Updated Mar 6, 2012 - 12:39 pm
Border Security Expo comes to Phoenix
PHOENIX - Companies showing the latest in border security technology gathered at the Phoenix Convention Center for the Border Security Expo, all demonstrating what their new gadgets could do in Arizona's immigration battle.
"It's a great way to get the word out," said Paul McDuffee, Assoc. Vice President of INSITU in Washington, D.C.
Today, McDuffee is showing of his company's newest inventions, the Scan Eagle and Night Eagle unmanned flying surveillance drones.
"It's the kind of technology that's made for this," said McDuffee. "Gathering information, gathering intelligence, protecting our agents on the ground and tracking illicit activity without putting unnecessary risk to our troops on the ground."
The Eagles are collapsible and transport easily from place to place. They are also small enough that they draw little attention to themselves when flying, and they don't need an airport runway to get off the ground.
The flying drones are only one of many drones on display. Drones that can travel by air, land, and sea were also out for the Expo. The latest in automated surveillance camera technology was also on the floor, complete with infrared and night vision cameras. And finally, the latest weapons for border patrol officers were on table.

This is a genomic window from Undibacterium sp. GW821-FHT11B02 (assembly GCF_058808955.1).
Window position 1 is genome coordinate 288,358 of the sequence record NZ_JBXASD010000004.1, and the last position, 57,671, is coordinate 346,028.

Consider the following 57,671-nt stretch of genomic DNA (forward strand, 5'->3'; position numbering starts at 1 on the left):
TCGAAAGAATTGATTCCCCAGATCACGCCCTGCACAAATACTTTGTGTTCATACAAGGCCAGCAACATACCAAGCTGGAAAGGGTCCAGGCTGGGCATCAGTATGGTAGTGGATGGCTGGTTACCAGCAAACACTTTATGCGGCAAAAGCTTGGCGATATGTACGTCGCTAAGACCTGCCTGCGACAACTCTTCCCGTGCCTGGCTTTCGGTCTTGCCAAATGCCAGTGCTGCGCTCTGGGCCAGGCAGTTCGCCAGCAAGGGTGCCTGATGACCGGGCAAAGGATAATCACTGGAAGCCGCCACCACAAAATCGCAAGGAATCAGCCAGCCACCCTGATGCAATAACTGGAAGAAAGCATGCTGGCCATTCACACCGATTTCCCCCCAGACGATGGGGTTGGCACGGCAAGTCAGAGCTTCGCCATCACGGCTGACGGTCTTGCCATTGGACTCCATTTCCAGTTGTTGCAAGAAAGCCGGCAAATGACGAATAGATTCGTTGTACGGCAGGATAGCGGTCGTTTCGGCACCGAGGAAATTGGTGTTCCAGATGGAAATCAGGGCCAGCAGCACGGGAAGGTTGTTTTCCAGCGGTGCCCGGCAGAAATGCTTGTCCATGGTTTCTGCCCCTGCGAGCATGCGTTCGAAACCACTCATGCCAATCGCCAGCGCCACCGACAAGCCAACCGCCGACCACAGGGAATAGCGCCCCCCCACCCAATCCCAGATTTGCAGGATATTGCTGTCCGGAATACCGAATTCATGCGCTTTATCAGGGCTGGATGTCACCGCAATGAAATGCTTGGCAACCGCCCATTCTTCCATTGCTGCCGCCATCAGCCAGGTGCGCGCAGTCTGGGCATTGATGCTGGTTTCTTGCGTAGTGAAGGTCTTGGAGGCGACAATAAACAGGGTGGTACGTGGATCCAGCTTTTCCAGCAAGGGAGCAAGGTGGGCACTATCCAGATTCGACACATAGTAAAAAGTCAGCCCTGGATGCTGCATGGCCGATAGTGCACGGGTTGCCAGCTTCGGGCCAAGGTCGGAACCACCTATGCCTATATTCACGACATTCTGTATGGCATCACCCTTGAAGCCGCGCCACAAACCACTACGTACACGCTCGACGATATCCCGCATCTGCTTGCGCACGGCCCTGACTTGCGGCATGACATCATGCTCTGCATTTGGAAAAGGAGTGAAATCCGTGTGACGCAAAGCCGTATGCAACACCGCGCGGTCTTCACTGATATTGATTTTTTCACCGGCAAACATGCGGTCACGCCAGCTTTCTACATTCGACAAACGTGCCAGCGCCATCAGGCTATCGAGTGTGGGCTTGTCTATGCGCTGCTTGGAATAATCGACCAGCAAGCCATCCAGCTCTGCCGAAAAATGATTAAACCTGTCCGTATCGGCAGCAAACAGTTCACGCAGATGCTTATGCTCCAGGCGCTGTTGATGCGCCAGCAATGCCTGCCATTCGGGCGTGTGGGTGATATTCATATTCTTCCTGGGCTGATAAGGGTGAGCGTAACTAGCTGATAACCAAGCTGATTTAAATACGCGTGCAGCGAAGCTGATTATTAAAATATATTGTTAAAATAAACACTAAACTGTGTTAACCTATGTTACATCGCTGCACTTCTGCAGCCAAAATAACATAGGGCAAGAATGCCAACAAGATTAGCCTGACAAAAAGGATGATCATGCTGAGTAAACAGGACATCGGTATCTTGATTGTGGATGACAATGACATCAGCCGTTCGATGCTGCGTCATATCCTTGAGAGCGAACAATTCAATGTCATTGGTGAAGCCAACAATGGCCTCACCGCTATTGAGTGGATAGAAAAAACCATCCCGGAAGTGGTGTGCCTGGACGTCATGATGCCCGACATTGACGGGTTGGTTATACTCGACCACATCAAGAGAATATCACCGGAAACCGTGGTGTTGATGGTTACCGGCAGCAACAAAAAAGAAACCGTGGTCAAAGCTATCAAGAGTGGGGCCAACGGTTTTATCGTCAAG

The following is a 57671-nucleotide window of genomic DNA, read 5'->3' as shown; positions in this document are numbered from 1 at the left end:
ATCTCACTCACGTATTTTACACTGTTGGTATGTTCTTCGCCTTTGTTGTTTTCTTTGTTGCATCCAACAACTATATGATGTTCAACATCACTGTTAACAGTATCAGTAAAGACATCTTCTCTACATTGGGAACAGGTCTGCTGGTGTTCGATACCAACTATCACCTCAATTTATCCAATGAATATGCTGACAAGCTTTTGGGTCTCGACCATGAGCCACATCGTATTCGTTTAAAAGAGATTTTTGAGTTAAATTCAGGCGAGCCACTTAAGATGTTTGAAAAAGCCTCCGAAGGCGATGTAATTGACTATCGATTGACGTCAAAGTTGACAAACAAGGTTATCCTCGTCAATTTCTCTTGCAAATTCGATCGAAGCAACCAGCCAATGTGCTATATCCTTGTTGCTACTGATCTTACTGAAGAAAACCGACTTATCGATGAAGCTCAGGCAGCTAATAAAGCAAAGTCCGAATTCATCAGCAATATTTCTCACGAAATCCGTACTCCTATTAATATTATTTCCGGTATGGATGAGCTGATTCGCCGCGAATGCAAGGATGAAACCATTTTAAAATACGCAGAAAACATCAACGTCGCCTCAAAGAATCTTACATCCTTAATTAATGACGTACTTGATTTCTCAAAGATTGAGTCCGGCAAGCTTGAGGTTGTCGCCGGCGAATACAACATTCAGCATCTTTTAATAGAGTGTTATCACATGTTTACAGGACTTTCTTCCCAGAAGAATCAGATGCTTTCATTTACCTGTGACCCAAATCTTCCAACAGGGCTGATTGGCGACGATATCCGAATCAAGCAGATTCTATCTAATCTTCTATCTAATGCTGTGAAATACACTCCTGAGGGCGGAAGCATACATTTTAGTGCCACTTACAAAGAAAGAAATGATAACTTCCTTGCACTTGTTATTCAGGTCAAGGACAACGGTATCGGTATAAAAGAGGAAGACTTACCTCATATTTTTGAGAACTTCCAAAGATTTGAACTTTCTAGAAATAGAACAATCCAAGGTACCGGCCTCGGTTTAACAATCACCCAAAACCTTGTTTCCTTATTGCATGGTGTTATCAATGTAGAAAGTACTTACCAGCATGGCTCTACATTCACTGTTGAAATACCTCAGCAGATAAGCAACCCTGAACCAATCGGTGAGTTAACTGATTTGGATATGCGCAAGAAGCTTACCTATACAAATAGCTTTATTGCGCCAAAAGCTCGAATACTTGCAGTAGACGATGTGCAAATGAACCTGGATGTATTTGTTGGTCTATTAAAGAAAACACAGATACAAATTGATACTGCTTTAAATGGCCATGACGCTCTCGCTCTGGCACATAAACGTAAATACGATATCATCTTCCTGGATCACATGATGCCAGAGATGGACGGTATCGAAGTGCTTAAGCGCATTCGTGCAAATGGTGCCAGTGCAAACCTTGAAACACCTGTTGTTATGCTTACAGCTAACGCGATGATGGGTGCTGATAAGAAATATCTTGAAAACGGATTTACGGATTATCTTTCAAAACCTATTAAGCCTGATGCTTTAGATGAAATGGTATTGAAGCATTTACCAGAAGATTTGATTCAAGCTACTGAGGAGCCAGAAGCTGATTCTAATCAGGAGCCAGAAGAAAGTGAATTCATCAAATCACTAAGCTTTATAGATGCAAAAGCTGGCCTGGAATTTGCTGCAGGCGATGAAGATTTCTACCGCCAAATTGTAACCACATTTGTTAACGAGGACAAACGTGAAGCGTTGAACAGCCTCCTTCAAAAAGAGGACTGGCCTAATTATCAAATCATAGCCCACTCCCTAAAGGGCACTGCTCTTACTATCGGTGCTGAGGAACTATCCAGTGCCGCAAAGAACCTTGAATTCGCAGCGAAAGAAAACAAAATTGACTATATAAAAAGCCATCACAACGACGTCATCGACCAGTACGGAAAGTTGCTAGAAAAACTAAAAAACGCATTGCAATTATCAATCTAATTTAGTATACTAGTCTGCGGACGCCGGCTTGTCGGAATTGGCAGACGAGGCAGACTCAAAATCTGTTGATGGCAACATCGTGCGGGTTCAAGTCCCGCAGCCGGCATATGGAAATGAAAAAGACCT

"We're really looking at getting better weapons right now," said Nogales Police Chief Jeff Kirkham. "Certainly, we need to have weaponry that can at least match those that might be used against us."
According to Kirkham, new weapons are becoming a bigger necessity for his officers; he cites new information from border intelligence groups that say cartels will be providing better arms for their smugglers to use.
Leaders from all over the world came for the Expo. In fact, authorities from 15 different countries attended trying to get a look at their available option to protect their own borders. Governor Jan Brewer was among them.
"There's absolutely no reason why our border can't be secure with that kind of technology," said Brewer. "The federal government needs to step up and choose what the best technology is, and use that along with the National Guard and Border Patrol to keep our citizens safe."